WordPress is a popular, open-source tool for the agile deployment of a blogging system. In this article, we offer a step-by-step guide for deploying WordPress in vSphere Integrated Containers. This involves creating two containers: one running a mysql database and the other running the wordpress web server. We provide three options:
- Deploy using docker commands in vSphere Integrated Container
- Deploy using docker-compose in vSphere Integrated Containers
- Deploy using Admiral and vSphere Integrated Containers
Deploy using docker commands in vSphere Integrated Containers
First, we need to install the virtual container host (VCH) with a volume store, which is used to persist the db data. In the following example, I create a VCH with a volume store test with the tag default under datastore1:
vic-machine-linux create --name=vch-test --volume-store=datastore1/test:default --target=root:firstname.lastname@example.org --no-tlsverify --thumbprint=… --no-tls
Second, we deploy a container which runs the mysql database:
docker -H VCH_IP:VCH_PORT run -d -e MYSQL_ROOT_PASSWORD=wordpress -e MYSQL_DATABASE=wordpress -e MYSQL_USER=wordpress -e MYSQL_PASSWORD=wordpress -v mysql_data:/var/lib/mysql --name=mysql mysql:5.6
Replace VCH_IP and VCH_PORT with the actual IP and port used by the VCH, which can be found from the command line output of the above vic-machine-linux create. Here -v mysql_data:/var/lib/myql mounts the volume mysql_data to the directory /var/lib/mysql within the mysql container. Since there is no such volume mysql_data on the VCH, the VIC engine creates a volume with the same name in the default volume store test.
Third, we deploy the wordpress server container:
docker -H VCH_IP:VCH_PORT run -d -p 8080:80 -e WORDPRESS_DB_HOST=mysql:3306 -e WORDPRESS_DB_PASSWORD=wordpress --name wordpress wordpress:latest
Now if you run docker –H VCH_IP:VCH_PORT ps, you should see both containers running. Open a browser and access http://VCH_IP:8080. You should be able to see the famous WordPress start page below:
In addition, if you connect to your ESXi host or vCenter which hosts the VCH and the volume store, you should be able to find the data volume mysql_data under datastore1/test:
Deploy using docker-compose in vSphere Integrated Containers
Using docker-compose on vSphere Integrated Containers is as easy as on vanilla docker containers. First, you need to create the docker-compose.yml file as follows:
version: '2' services: db: image: mysql:5.6 environment: MYSQL_ROOT_PASSWORD: wordpress MYSQL_DATABASE: wordpress MYSQL_USER: wordpress MYSQL_PASSWORD: wordpress wordpress: depends_on: - db links: - db image: wordpress:latest ports: - "8080:80" environment: WORDPRESS_DB_HOST: db:3306 WORDPRESS_DB_PASSWORD: wordpress WORDPRESS_DB_NAME: wordpress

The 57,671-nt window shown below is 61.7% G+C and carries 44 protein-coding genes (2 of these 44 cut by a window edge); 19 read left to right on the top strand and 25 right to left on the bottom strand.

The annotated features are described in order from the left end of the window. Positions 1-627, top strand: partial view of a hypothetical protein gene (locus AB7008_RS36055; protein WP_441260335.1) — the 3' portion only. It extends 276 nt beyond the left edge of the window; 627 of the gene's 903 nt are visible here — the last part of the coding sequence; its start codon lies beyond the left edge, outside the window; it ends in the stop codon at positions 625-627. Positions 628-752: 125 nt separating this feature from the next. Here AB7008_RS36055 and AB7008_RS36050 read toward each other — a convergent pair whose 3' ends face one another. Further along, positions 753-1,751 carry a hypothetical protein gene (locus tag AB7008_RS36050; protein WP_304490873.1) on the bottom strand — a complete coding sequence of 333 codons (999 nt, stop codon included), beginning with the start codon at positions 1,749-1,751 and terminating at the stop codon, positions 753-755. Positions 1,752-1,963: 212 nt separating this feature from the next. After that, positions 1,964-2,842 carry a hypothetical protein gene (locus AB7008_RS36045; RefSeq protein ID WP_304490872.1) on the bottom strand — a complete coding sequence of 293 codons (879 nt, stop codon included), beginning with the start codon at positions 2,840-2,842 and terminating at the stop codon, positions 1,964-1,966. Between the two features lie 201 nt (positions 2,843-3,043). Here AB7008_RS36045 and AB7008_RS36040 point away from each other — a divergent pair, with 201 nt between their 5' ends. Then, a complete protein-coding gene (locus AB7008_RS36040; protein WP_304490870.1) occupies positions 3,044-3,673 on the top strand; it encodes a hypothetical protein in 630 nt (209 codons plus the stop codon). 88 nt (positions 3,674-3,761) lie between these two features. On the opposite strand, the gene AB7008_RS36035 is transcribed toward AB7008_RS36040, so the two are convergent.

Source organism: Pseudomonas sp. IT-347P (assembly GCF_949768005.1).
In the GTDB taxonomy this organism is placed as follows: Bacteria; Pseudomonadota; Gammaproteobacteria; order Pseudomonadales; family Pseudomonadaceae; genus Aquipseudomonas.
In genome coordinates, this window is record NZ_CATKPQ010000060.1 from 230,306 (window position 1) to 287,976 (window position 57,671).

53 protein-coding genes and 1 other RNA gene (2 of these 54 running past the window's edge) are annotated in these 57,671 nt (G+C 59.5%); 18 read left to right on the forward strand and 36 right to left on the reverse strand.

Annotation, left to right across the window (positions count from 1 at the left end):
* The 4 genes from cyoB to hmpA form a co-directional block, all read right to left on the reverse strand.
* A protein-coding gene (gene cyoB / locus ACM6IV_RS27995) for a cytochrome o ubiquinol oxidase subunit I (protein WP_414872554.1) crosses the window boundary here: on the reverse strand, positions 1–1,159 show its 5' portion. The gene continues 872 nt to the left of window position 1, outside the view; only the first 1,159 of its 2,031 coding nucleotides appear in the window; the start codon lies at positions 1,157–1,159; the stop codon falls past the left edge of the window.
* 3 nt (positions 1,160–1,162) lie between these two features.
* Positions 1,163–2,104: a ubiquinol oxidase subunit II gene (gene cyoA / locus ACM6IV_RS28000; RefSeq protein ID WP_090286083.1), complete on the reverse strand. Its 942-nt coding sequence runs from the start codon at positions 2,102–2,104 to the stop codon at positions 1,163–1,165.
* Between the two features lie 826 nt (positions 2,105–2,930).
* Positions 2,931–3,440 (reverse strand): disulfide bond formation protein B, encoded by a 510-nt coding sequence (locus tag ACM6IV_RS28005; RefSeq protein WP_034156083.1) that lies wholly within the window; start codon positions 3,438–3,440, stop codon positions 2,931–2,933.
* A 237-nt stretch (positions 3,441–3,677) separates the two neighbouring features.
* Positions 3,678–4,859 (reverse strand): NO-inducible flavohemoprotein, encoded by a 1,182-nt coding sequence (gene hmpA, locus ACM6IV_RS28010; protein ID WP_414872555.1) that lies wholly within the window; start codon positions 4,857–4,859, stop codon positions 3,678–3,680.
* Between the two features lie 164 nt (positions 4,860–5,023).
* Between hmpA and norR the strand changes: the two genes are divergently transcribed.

Then simply run
docker-compose –H VCH_IP:VCH_PORT up –d
Open a browser and access http://VCH_IP:8080. You should be able to see the WordPress start page. Note that as of VIC engine 0.8, the volumes option is not yet support for docker-compose, which is why we only store the db data in the db container instead of persistent storage. A future release will include this feature.
Deploy using Admiral and vSphere Integrated Containers
Admiral is the management portal through which you can easily deploy containers using the Admiral UI or a template (similar to the docker-compose.yml file used by docker-compose). In this example, we will focus on deploying WordPress via the Admiral UI.
First, we need to deploy a container which runs the Admiral service:
docker –H VCH_IP:VCH_PORT run -d -p 8282:8282 --name admiral vmware/admiral
Go to the web page http://VCH_IP:8282 and add the VCH host to Admiral based on these instructions.
Second, create the mysql container by choosing Resources -> Containers -> Create Container, and input the parameters of the docker command you used previously when deploying WordPress on VIC. Don’t forget to set the ENVIRONMENT variables. Click on Provision to launch the container.
Now you should be able to see both the admiral container and the mysql container in the Admiral UI. Note down the actual container name of the mysql container (Admiral adds suffix to your specified name as the actual container name).
Third, deploy the wordpress container following the same flow as in the second step. Note that the environment variable WORDPRESS_DB_HOST should be set to mysql_container_name:3306.
Finally, open a browser and access http://VCH_IP:8080. You should be able to see the WordPress start page again.
Alternatively, you can also use the Admiral template, which works in a way similar to docker compose, to deploy your WordPress application. Simply go to Templates and choose the icon of Import template or Docker Compose. Then copy and paste the content of our docker-compose.yml file into the text box. Click the Import button on the bottom right and then click provision on the next page. The wordpress application is ready for access after the status of the Provision Request becomes Finished.
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